Some time ago, Jack used this quote in his Jack’s Winning Words blog – “Do not worry about being worried. Difficult, but not impossible.” (Johnny Appleseed)
Johnny probably wasn’t walking through a country in the midst of a pandemic when he said those words, but they have great applicability today. It is quite natural to be worried, especially about the unknowns and uncertainty that we face right now. So much has happened in such a short period of time that is can feel overwhelming. It is difficult not to be worried; however, it is what you do with and about that worry that is important.
Worries that are focused inward tend to circle back upon themselves become obsessions or lead to depression. People who allow that to happen might say that they see “no way out”. In many cases, they are so focused upon the cause of the worry that they fail to even look for solutions or alternate paths to follow. Perhaps it is key to understand that sometimes there may be no solution to the problem at hand, only alternate ways to react to the situation at hand.
Such is the case with our current worry over the Corona virus pandemic. There is no solution for us to find, no matter how much we worry about it. Time and medical science will eventually provide a way out, if not a solution. In the meantime, it is important to focus on our reactions personally, and as a society, to the crisis at hand. Those who have reacted badly to the crisis have stockpiled toilet paper and hoarded other essential supplies. They have focused inward and allowed their worries to drag them into panic and despair. So far, the fabric of our society has been stretched a bit by those who have panicked, but not torn asunder.
What is the alternate path in all of this? Perhaps it is to turn your worry from being inwardly focused and concerned only about yourself and your own well-being to an outward focus. These are certainly trying times for all of us, but consider how much more trying they are for those who entered into this crisis with little or nothing to begin with or with pre-existing conditions that make them the most vulnerable. Worry also about the “collateral damage” that is being caused by the steps that the government has taken to try to prevent the spread of the virus – the business shutdowns that have thrown millions out of work and threaten the very existence of most small businesses. Then, turn your worries into action, with plans to try to provide help.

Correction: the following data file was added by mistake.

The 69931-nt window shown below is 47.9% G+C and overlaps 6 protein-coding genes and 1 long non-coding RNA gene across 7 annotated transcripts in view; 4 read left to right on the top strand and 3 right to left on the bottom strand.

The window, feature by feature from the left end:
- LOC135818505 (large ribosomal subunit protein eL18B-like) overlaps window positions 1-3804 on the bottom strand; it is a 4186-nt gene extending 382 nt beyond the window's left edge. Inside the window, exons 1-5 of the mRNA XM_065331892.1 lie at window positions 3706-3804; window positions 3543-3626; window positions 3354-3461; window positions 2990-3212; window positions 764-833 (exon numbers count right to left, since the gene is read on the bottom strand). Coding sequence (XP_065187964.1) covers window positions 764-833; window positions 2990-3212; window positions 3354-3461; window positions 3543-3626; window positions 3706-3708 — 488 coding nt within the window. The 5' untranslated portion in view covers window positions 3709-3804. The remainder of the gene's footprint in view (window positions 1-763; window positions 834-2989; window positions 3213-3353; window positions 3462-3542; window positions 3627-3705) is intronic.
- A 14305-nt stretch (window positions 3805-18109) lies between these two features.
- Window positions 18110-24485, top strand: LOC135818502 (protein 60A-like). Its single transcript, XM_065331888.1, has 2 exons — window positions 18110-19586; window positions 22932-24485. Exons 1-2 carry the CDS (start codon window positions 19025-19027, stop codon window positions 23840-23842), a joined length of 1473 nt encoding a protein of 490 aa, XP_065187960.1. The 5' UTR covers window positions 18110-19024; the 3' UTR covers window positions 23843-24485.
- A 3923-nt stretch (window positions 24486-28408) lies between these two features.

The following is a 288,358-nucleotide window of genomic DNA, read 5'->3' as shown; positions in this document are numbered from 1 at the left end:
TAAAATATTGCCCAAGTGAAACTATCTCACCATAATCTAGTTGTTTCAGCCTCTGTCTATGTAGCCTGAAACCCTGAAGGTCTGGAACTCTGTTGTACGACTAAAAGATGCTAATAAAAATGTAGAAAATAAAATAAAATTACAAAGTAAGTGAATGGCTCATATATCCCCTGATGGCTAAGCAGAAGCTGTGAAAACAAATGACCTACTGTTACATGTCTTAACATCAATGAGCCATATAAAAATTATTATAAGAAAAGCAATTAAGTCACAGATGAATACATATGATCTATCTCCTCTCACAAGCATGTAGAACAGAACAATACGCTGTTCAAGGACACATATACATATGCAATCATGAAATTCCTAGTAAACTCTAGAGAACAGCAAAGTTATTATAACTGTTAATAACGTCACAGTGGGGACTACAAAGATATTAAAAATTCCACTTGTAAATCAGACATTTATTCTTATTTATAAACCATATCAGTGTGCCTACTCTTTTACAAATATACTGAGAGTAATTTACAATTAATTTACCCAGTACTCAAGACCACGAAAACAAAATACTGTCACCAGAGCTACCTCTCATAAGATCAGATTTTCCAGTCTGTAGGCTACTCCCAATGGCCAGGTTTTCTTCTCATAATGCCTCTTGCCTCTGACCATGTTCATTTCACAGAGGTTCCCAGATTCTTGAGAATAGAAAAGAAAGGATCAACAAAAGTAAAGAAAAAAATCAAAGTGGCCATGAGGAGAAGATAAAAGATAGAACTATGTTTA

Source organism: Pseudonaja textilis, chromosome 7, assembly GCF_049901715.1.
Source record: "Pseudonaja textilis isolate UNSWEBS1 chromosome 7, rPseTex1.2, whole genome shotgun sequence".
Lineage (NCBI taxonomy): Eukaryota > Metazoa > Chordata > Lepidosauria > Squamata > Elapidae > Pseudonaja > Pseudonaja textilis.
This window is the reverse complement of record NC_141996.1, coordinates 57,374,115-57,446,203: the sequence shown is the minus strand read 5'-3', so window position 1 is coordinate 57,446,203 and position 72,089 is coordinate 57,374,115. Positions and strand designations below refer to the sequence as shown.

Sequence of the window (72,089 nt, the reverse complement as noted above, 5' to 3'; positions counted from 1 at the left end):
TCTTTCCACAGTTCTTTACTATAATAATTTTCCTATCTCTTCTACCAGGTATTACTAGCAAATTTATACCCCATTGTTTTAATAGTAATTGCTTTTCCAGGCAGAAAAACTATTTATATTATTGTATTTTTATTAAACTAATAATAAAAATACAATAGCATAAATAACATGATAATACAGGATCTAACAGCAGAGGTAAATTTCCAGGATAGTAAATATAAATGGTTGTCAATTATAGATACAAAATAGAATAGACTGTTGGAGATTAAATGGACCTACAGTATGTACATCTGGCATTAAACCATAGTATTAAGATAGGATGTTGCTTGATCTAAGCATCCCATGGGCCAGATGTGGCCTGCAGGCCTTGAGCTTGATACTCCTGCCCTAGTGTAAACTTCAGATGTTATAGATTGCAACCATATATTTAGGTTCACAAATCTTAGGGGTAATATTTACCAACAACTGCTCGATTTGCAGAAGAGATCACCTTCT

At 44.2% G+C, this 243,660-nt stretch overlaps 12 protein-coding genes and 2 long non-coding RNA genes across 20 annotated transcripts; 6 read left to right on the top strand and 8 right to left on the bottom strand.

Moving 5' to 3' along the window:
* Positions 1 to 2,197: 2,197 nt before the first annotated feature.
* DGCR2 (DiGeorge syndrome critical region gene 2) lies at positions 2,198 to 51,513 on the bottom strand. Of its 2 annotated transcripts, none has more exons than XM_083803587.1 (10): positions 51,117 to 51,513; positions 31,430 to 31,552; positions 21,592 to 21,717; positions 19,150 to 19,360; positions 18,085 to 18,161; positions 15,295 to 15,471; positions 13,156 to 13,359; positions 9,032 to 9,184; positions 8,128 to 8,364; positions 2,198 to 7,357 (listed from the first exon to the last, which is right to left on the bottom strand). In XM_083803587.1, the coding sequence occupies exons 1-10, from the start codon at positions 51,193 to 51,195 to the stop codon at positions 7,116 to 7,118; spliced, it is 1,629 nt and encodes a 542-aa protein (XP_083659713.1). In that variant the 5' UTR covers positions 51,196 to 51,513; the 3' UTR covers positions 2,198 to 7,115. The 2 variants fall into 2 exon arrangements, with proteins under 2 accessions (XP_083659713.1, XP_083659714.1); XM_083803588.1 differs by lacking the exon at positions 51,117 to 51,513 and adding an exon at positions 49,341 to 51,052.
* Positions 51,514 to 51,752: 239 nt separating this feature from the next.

By turning your worries into a commitment to be a part of the solution, instead of just another part of the problem, you will quickly find that you have no time left to worry about yourself. A good starting point for turning your worries around is to pray for God’s help – not for His relief from the circumstances that you are in; but, for the strength and faith to persevere and the vision to see a different path – a different purpose in the midst of the crisis. There are just tons of things that need to be done for others that you can commit yourself to with various organizations in your community – meals to be packed and delivered, shut-ins to be check upon, children who need care while their parents work, the list goes on.
Is there a lot to be worried about? Sure. Is the answer to sit and stew in your personal worries? No. God has other plans for you. Ask for His help and then go do what he needs you to do to help get everyone through this crisis. You can worry about things later. Right now, there is work to do. It’s God’s work and he needs your hands. Perhaps we should change the lyrics to the most famous Bobby McFerrin song to “Don’t worry, get busy!”